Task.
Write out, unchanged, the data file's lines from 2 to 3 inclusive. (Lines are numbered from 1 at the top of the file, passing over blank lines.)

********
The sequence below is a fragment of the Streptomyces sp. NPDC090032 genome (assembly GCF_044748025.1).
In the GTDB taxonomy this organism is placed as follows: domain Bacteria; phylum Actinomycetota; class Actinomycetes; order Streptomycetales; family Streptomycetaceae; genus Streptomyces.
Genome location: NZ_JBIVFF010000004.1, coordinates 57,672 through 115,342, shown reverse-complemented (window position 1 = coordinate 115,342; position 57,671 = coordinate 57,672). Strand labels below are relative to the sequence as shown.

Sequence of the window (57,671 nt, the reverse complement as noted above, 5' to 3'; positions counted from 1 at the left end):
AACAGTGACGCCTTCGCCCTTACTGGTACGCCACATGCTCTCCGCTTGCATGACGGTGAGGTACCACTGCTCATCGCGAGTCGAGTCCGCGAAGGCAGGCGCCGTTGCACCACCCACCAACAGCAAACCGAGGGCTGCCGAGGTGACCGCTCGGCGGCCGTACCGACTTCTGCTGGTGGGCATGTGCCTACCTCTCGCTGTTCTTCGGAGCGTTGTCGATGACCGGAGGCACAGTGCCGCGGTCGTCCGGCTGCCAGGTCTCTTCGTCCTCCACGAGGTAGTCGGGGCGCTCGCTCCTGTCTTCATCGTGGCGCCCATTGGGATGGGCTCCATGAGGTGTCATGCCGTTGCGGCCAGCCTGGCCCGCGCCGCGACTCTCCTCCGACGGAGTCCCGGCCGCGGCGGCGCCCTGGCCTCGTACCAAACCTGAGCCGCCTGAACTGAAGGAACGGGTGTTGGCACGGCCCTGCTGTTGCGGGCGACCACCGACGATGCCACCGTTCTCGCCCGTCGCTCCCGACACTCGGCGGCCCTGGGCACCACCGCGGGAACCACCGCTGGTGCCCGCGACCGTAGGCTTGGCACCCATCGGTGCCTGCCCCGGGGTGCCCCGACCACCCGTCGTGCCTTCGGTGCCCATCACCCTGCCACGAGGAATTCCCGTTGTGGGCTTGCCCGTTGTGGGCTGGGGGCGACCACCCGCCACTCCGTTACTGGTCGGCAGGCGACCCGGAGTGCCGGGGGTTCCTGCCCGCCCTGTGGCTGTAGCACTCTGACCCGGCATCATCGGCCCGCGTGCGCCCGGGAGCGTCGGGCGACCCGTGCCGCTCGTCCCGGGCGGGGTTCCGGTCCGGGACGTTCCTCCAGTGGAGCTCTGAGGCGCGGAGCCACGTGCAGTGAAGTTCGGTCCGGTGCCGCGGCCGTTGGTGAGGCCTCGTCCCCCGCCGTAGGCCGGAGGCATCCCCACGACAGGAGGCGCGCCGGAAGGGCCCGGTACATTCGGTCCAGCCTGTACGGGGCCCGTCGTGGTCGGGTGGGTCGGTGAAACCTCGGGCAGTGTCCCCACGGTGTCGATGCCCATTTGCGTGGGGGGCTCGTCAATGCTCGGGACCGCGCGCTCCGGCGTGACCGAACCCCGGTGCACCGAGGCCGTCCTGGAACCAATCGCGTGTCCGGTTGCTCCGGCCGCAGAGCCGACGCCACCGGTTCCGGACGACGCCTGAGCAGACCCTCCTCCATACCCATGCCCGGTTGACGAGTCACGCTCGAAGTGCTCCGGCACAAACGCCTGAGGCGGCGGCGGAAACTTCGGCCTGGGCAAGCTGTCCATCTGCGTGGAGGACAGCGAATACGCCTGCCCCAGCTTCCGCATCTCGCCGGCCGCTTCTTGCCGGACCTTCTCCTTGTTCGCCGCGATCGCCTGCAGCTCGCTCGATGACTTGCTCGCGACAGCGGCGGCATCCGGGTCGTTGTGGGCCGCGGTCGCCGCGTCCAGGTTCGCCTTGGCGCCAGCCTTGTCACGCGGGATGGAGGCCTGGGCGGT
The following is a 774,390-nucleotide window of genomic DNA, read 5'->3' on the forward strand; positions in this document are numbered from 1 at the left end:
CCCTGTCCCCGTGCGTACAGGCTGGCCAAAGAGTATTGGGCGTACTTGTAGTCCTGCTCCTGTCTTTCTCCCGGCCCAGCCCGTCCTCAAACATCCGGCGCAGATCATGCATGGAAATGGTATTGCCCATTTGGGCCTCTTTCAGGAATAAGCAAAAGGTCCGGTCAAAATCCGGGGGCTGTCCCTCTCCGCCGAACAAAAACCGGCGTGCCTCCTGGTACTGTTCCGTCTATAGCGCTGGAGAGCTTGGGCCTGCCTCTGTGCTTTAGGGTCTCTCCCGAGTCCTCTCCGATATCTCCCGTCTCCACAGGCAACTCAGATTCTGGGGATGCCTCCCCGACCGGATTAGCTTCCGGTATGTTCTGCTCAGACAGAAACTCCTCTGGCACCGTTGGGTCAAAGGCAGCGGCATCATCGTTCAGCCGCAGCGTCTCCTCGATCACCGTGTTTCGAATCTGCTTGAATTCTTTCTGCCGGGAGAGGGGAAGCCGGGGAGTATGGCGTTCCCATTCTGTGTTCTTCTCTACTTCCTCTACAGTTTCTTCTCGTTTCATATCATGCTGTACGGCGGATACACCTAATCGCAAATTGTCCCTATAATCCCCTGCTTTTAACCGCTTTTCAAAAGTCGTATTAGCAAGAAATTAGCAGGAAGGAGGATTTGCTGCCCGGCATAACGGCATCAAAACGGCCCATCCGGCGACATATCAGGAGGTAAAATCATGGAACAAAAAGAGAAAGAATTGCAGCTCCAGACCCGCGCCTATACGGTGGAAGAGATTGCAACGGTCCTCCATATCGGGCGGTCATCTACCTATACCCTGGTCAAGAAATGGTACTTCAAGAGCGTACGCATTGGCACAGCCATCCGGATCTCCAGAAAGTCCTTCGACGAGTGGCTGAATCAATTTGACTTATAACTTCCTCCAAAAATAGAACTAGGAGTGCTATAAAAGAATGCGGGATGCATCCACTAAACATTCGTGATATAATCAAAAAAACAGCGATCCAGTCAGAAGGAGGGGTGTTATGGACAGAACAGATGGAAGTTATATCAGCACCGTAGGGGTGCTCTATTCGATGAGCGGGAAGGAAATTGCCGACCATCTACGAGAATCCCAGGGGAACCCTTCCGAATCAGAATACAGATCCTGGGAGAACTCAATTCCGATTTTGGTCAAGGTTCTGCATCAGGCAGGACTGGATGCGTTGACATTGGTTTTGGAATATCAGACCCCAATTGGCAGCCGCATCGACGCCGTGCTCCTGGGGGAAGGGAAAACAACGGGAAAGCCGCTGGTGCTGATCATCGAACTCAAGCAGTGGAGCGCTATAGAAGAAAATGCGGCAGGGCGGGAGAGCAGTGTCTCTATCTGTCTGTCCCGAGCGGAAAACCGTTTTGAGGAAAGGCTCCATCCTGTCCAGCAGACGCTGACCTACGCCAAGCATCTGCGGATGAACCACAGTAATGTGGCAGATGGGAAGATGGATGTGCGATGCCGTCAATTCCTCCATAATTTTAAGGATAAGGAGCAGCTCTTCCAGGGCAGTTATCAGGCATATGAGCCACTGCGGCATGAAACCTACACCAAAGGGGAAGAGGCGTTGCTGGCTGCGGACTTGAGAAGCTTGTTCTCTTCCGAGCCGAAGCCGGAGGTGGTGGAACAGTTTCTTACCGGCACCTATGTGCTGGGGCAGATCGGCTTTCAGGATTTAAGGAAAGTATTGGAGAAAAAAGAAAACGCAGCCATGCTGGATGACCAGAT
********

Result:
In the GTDB taxonomy this organism is placed as follows: domain Bacteria; phylum Actinomycetota; class Actinomycetes; order Streptomycetales; family Streptomycetaceae; genus Streptomyces.
Genome location: NZ_JBIVFF010000004.1, coordinates 57,672 through 115,342, shown reverse-complemented (window position 1 = coordinate 115,342; position 57,671 = coordinate 57,672). Strand labels below are relative to the sequence as shown.